-By Amber Lee
Samoyeds are amazing, big, fluffy companions. But with so much fluff, you may be wondering,
“Do Samoyeds shed?” The answer is an emphatic YES. While other dogs may shed quite a bit, Samoyed shedding is in a league of its own, so kiss your black clothes goodbye and be prepared to spend time most days vacuuming up fuzz balls off of your floors.
Continue reading to learn more about Samoyed dog shedding and what you can do to manage all that hair.
What to expect during a Samoyed shed
According to the Samoyed Club of America, Samoyeds have a two-layer coat consisting of a dense and wooly undercoat and a coarse outer coat of guard hairs. The amount of hair your Samoyed dog sheds will vary based on a few factors, but whether your dog is altered or intact will have a significant impact.
Intact — unneutered — males will blow all of their undercoats in a huge furry snowstorm about once per year. Intact females will blow their undercoat about twice per year, typically after each heat cycle. Spayed and neutered Samoyeds shed a lot of fur all-year-round.
What is the Samoyed shedding season?
In theory, Samoyed shedding lines up with the warmer seasons so that the dog has less hair and is cooler during the hottest time of the year. This is not a hard and fast rule though, the real answer is there is no set shedding season and your Samoyed dog’s coat will do whatever it wants. The shedding season is more dependent on hormones than the time of year.
Don’t fret if you find your samoyed dog with a full coat mid-summer, a well brushed out undercoat will insulate them just as well from the heat as it does from the cold.
How much do Sammys shed?
Do Samoyeds shed a lot? That’s the biggest question Samoyed owners get. Unless you’ve owned a Samoyed before, it’s difficult to describe what a Samoyed shed is like.
During shedding season, you’ll see the following signs:
- Loose tufts: Your dog may have obvious tufts of hair sticking out. If you pluck the hair, it will slide out without any resistance. (Have fun! Plucking out the hair is incredibly satisfying).
- Tumbleweeds: Every time your dog gets up, they will leave clumps of hair behind. No matter how often you vacuum, you will find tumbleweeds made up of Samoyed hair all over the home.
- Piles of hair: When a Samoyed shed is at its worst, it’s known as a coat blow. When your dog is blowing his coat, a short brushing session can yield a big enough pile to fill a trash can.
Managing a Samoyed shed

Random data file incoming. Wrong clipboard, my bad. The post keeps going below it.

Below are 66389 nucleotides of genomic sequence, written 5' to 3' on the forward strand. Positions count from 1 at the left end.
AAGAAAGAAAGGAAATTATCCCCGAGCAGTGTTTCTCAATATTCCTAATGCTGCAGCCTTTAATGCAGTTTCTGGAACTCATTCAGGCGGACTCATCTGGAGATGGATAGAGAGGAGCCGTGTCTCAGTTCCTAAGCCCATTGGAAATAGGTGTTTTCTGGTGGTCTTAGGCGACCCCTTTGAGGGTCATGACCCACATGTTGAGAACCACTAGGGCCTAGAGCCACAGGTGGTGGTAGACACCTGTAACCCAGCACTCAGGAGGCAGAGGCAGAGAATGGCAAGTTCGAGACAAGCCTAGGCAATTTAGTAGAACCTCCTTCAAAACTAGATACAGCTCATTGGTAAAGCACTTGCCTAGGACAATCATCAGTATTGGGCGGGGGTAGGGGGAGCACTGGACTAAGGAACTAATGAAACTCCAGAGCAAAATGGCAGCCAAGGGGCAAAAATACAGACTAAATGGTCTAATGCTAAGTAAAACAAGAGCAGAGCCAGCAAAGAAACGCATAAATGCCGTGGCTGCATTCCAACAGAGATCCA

Now that you know just how significant Samoyed shedding can be, you may be wondering how to manage your dog’s coat. While groomers may advertise services like “de-shedding” and “Furminators,” you should avoid those options — Furminators and de-shedding can wreck a Samoyed’s coat.
Instead, follow these steps:
1. Get the Right tools
Get in the routine of brushing your Samoyed on a regular basis with the right grooming tools. Daily brushing is ideal, but even a few times a week can help. Sessions don’t need to be long; just 10 or 15 minutes a day can keep your dog looking great and shedding under control.
During a coat blow, daily brushing is critical. An undercoat rake will become your best friend, removing all of the loose coat (and preventing it from ending up along your baseboards).
2. Invest in a dryer
A high velocity dryer, also known as a forced air dryer, is the best investment in grooming tools you will ever make. It’s a must if you plan on bathing your samoyed at home, but it’s also fantastic for blowing out loose undercoat. The powerful air stream quickly and efficiently removes lots of your samoyed’s loose, shedding undercoat. And unlike human hair dryers, they don’t get hot, so won’t hurt your pet’s skin.
While it’s not a complete replacement for your weekly elbow grease and brush work, a good dryer really does speed up the process and help manage the samoyed dog’s shedding coat a lot.
If you use a dryer, be sure to do it outside — you’ll be amazed at just how much hair comes out; it looks like it’s snowing. A face shield or mask can also come in handy to keep the hair out of your eyes, nose, and mouth (You may feel ridiculous, but after you’ve spent time plucking Samoyed hair out of your eyelashes and eyebrows, you’ll see why this is a good idea!)
3. Keep a stash of lint brushes at the ready
Even with regular brushing and drying sessions, there will be hair everywhere. It will get on your clothes, in the corners of your home, and all over your furniture. Inexplicably, it will show up.
As a Samoyed owner, you will need a stash of lint brushes. Keep one by the front door, one in the car, and one at your work desk (inexplicably, you’ll find that Samoyed hairs have attached themselves to you during your commute).
Caring for Your Samoyed
Do Samoyeds shed? Now that you know the answer, you can prepare yourself for the incredible amounts of hair that await you. Their coats take a lot of work, but their loving personality and spunky playfulness are well worth it to call one of these dogs your best friend.